To drain the torque converter remove the shield (but NOT the upper right bolt - this one only needs to be loosened) and turn the flywheel until you see the drain plug. If you drain the torque convertor, be sure to replace the drain plug before you continue.
If you drain the torque convertor, then the old ATF won't come out of the end of the cooler line until the torque convertor is filled with ATF. So instead of waiting until you see air bubbles in the drain line in step 5a, run the engine for about 30 seconds while changing gears for step 4b, then cut off the engine.

Optional: Blow out the coolers. Add the following to step 3 above.

It's not necessary, but some folks want to get every possible drop of the old ATF out of the system before they add new ATF. If you drained the torque convertor, then you might also want to blow the ATF out of the coolers and cooler lines. If you have an air compressor, you can reduce the pressure to about 15 PSI, remove the cooler "hot" line from the front of the tranny, and blow air into that line. That will force the ATF in the coolers and lines out the cooler return line at the back of the tranny. DO NOT use air pressure of more than about 15 PSI! Then be sure to reconnect that line before you continue with paragraph 4.
 

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MAFIA MEMBER 106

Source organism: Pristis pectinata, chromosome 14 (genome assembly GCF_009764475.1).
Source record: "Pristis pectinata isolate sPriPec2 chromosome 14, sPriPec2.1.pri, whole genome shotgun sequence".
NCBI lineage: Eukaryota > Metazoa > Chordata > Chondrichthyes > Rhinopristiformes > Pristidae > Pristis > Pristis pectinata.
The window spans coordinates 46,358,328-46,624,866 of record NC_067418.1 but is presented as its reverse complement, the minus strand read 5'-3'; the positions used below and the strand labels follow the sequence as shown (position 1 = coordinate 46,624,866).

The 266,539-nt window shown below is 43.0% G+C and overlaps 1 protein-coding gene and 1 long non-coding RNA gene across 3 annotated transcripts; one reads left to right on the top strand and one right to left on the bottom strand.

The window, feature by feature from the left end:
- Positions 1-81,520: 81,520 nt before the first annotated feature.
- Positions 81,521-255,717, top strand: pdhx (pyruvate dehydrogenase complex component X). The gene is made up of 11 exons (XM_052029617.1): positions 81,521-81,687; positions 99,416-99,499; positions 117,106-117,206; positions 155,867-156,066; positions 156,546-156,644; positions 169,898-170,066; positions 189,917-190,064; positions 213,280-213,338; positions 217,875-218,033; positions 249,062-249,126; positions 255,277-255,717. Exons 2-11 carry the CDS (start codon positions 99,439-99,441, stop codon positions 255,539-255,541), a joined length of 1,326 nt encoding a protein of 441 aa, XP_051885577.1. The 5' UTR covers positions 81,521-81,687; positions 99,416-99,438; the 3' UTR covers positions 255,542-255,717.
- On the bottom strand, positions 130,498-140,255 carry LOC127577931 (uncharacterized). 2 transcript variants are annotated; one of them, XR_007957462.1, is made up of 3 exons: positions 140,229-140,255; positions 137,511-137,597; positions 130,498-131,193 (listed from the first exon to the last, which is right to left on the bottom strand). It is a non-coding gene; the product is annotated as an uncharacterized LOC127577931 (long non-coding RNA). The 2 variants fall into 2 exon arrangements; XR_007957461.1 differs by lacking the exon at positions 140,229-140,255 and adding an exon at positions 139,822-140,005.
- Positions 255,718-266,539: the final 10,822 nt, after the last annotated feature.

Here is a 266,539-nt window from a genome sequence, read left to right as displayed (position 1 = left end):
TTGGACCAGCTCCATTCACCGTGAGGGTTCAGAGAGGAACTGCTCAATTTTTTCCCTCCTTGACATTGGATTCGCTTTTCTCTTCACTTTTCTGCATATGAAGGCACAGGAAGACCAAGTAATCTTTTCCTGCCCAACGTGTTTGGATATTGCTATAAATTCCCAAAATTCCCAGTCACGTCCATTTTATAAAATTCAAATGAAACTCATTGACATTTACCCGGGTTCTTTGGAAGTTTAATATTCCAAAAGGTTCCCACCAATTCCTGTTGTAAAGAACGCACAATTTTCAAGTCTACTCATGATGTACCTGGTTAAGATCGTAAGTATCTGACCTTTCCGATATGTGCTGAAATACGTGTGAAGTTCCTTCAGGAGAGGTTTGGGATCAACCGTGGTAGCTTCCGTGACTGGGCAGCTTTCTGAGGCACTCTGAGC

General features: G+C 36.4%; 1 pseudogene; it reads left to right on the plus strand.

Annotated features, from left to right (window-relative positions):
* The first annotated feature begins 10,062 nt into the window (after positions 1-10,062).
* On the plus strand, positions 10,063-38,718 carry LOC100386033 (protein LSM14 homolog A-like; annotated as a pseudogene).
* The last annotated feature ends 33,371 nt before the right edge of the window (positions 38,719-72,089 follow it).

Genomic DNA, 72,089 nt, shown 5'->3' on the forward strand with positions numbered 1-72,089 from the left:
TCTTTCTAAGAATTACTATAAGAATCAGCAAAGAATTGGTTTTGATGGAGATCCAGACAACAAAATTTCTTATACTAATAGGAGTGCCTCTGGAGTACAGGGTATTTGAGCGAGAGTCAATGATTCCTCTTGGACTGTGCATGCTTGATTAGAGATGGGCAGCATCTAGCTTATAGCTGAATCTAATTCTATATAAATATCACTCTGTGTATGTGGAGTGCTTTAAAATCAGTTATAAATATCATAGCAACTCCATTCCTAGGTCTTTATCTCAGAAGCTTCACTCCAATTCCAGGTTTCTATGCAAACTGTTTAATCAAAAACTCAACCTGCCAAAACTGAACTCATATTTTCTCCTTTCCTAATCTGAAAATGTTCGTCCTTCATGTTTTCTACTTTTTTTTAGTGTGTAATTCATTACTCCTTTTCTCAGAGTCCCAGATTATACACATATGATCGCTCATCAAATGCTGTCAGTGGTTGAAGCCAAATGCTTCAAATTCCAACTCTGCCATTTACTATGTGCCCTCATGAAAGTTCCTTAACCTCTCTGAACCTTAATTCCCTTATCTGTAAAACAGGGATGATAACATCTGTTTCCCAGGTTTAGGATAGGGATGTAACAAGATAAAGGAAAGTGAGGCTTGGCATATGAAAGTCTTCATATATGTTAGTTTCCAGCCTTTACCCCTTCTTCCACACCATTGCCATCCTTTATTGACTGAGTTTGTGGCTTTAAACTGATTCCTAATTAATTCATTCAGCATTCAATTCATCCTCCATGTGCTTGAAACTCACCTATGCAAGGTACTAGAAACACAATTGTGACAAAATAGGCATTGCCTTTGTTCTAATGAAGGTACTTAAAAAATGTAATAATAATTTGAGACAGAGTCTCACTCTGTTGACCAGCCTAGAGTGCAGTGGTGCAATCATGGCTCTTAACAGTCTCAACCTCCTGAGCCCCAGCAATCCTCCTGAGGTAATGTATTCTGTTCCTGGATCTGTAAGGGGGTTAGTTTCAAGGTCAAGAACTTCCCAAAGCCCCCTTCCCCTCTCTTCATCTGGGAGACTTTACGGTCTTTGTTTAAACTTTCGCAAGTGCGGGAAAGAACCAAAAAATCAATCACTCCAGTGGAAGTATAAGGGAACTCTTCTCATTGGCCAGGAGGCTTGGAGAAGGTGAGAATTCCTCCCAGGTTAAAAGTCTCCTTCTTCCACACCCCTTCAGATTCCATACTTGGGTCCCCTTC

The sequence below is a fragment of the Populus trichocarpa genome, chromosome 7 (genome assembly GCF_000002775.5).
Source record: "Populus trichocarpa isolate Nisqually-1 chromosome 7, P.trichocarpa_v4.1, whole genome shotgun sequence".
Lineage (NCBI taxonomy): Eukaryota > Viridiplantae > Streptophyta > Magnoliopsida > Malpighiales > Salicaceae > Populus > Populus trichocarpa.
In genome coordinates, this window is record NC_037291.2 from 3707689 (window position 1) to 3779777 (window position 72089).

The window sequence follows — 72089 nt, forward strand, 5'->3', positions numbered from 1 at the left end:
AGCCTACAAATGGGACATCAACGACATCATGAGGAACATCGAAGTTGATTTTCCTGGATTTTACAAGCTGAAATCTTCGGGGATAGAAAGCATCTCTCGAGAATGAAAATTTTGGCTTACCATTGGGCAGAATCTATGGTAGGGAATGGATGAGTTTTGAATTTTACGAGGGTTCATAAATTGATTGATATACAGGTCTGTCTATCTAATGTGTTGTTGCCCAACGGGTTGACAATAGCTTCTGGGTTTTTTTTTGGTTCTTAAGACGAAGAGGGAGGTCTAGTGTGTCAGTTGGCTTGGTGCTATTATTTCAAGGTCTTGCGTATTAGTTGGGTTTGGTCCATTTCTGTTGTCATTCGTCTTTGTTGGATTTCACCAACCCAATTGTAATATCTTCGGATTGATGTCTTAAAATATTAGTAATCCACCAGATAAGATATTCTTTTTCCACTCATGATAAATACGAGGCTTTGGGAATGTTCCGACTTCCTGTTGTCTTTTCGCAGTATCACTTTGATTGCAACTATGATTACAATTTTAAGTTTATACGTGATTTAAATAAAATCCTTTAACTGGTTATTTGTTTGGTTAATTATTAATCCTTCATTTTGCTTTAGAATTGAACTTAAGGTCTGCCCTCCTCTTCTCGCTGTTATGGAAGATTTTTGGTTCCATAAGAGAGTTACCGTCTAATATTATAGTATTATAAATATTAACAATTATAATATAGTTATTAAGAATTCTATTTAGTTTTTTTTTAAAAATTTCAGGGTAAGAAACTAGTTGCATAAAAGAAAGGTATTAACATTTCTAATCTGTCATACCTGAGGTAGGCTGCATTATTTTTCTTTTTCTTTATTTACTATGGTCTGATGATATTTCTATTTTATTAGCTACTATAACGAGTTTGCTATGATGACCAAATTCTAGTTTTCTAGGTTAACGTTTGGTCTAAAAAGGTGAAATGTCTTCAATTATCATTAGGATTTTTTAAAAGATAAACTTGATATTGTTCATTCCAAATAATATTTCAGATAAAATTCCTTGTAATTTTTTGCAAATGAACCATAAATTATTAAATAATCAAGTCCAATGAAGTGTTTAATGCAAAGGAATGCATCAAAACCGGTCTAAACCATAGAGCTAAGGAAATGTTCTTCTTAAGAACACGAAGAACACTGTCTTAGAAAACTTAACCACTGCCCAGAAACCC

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2,262 Posts
:bow: this should be a sticky:bow:
 

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Member
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53 Posts
I have used this procedure many times, and it works great.
 

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Member
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38 Posts
Are these directions all the same even if you have a deep trans pan?
 
4

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Guest
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0 Posts
Yes...the instructions would still be the same. Just have the extra fluid on hand due to the increased capacity.
 

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Member
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53 Posts
Just buy more fluid.
 

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Former Ford AutoTrans Eng
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169 Posts
Discussion Starter #10
wolfrumsdiesel said:
Are these directions all the same even if you have a deep trans pan?
You'll have to add more fluid each time.
 

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Riding solow on the Hog
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286 Posts
I had to post up and say thanks for this stickied thread as well. I had no trouble doing it by meself, using the "Clothespin" Variation. (I kept the door open, and watched the tube from the cab.) Not a day goes by that Im not thankful that I found this site, all chock full of really useful info such as this... Tanks, Mark! Helis and planes, too, for close air support!:Thumbup:
 

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Junior Member
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31 Posts
Save money

I'm goin to use these instructions the next time I service my trans. very useful info. and saves from payin somone to do it.